(currently studying Exercise Science at uni)
What we're currently being taught is that at lower-intensity exercise (walking), fat is the primary fuel used. Apparently muscles even prefer fat as a fuel, whilst the nervous system is the one that will take glucose or nothing. Anyway - as exercise intensity increases (eg running, or from a light jog to a spring) glucose takes over as the primary fuel. This being said, fat can also be converted to glucose, which helps explain why sprinters have low body fat ratios.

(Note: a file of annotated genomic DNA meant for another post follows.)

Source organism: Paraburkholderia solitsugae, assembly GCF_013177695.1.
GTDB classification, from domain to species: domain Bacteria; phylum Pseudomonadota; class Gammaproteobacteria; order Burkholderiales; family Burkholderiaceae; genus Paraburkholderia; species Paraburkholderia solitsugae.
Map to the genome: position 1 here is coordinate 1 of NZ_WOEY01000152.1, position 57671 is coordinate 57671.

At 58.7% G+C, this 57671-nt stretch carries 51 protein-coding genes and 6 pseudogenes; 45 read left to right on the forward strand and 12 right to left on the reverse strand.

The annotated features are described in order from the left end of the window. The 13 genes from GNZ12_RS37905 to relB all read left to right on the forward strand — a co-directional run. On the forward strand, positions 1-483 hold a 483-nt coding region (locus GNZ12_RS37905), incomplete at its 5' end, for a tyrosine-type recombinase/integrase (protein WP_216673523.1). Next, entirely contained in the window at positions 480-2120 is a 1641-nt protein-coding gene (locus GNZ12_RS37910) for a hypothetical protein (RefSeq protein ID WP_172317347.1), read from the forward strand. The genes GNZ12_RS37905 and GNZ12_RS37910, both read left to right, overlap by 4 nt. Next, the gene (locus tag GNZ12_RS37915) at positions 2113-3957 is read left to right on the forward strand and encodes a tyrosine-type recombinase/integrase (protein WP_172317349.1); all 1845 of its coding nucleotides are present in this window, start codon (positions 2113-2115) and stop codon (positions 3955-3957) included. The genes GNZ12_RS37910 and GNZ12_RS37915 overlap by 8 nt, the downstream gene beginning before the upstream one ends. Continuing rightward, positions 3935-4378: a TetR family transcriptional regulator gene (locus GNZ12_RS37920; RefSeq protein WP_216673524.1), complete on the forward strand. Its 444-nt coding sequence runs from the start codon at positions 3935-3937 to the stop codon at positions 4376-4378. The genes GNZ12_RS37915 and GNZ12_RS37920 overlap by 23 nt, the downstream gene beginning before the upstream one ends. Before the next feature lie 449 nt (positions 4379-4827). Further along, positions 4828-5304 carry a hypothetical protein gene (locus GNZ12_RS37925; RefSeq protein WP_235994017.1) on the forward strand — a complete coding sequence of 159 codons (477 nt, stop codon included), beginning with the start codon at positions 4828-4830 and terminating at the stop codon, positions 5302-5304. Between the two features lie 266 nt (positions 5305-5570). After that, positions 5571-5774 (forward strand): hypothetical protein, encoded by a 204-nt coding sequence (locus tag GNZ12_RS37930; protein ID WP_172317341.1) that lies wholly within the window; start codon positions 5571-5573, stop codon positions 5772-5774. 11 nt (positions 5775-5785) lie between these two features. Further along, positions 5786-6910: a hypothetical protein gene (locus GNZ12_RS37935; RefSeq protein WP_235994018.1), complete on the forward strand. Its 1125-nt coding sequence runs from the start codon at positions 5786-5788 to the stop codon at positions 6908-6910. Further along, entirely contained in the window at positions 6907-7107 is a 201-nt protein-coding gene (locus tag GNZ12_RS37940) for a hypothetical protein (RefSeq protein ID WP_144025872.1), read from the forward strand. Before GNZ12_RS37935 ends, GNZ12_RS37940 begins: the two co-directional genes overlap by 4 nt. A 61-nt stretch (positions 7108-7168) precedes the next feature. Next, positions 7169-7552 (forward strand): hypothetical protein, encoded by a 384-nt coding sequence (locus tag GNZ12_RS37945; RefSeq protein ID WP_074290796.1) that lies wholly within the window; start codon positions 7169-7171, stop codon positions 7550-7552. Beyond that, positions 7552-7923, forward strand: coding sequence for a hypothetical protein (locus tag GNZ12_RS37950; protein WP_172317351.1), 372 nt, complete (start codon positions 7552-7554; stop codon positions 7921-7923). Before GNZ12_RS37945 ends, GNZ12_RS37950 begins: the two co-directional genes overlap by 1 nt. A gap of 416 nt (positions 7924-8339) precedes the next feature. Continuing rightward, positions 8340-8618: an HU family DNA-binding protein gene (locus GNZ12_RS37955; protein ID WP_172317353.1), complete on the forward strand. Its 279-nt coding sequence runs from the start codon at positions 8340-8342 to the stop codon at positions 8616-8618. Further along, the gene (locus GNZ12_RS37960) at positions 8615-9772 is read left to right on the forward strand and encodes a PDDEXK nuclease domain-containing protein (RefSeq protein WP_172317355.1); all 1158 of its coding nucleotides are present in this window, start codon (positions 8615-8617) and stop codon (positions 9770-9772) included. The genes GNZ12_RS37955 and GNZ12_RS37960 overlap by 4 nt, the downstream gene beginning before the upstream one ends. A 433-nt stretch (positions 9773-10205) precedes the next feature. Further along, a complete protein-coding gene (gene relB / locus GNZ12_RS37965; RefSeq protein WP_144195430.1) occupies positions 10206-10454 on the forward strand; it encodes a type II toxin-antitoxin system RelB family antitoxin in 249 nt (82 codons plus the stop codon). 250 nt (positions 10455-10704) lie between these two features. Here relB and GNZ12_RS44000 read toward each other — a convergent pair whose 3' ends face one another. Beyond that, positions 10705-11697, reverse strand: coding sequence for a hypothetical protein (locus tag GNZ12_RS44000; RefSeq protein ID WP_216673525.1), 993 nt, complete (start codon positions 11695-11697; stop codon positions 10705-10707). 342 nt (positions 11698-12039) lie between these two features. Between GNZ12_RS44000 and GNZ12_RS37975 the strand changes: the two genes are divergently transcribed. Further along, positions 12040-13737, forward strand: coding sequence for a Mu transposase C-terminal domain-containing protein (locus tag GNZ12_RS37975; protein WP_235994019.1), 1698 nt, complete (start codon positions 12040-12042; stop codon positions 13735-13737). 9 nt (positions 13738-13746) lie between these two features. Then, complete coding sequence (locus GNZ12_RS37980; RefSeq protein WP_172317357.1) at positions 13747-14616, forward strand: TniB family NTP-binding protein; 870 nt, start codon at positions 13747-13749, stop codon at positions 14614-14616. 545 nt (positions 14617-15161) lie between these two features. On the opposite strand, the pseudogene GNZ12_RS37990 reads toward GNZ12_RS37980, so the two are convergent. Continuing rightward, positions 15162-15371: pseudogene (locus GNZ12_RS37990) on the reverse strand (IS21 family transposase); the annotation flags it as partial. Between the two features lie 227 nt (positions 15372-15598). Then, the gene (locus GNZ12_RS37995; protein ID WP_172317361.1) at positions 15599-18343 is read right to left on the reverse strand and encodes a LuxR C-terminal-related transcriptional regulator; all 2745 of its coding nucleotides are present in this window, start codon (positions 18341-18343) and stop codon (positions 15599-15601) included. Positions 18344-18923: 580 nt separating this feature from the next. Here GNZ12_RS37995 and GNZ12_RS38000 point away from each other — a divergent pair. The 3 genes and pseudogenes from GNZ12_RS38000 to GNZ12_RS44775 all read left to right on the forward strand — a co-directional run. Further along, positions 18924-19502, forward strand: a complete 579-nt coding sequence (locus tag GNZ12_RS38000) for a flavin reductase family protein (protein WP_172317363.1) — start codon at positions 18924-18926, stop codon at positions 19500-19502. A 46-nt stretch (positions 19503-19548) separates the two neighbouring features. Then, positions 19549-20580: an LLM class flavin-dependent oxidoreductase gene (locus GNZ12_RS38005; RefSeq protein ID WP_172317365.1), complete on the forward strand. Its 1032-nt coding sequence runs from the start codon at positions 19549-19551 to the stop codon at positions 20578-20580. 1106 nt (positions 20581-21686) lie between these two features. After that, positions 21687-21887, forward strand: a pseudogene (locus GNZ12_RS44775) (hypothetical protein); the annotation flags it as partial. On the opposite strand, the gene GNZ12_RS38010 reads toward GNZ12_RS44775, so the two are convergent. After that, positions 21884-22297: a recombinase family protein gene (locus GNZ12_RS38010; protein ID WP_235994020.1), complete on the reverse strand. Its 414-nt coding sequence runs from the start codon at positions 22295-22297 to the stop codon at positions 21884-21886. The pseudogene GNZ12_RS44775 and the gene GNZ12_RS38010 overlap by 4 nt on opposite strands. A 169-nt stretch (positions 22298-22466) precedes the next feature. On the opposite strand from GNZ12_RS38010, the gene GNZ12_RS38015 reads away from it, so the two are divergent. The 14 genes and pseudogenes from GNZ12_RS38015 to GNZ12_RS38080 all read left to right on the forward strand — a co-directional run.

So, if running improves CV fitness as well by forcing the heart to work harder, why walk at all? Well, some people hate running, some people have bad knees, and some people have health conditions that screw up the conversion of non-glucose sources (eg fats and proteins) through the energy-production system, eg some thyroid disorders. Probably best to do what's safe for your body, and what you're likely to stick with for more than a day
Hope that helps!